After eight seasons and 73 episodes, HBO’s epic fantasy drama Game of Thrones has come to an end.
The series debuted in April 2011 and aired in 207 territories. Over the course of its run, it filmed in 10 countries, including Northern Ireland, the Republic of Ireland, Morocco, Malta, Spain, Croatia, Iceland, the US, Canada and Scotland.
Northern Ireland was home to 49 locations alone, with Titanic Studios used for the interior sets of Winterfell, Castle Black, the High Hall of the Eyrie, the Sky Cells in the Eyrie, the Hall of Faces, the House of Black and White, the Great Sept of Baelor, and the throne rooms in both the Great Pyramid of Meereen and King’s Landing.
The series used 12,986 extras in the country and 2,000 Northern Ireland crew members across the series’ eight seasons. Overall, the show totalled 105,846 days of work for extras across all seasons and countries.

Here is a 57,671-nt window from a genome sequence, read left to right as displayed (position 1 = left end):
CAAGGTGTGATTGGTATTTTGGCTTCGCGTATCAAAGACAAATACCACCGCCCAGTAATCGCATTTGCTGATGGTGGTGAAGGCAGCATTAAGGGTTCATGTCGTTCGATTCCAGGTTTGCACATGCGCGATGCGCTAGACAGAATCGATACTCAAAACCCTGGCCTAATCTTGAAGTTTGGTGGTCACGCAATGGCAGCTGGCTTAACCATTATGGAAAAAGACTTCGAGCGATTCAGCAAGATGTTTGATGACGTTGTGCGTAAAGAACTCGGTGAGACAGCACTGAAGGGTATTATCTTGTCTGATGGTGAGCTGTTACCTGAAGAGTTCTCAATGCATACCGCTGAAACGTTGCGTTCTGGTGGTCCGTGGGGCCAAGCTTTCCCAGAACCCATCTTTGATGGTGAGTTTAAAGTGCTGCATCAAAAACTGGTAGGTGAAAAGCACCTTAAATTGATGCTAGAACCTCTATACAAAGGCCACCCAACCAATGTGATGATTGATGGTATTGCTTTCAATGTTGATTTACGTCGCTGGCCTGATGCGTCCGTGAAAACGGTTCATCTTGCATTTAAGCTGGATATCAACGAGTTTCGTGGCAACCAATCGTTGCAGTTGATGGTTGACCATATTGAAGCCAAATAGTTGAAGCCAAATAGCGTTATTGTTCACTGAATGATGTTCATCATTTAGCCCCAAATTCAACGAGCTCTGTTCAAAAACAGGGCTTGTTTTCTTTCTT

In this DQTV interview, executive producer Frank Doelger looks back on his “extraordinary experience” making the series, which he says has broken the mould for cinematic storytelling while also successfully combining elements of fantasy and reality to create a cohesive drama.
He also praised the team behind the scenes that put the show together, often with three or four units filming on different continents at the same time, and reveals his surprise at learning how the series would end.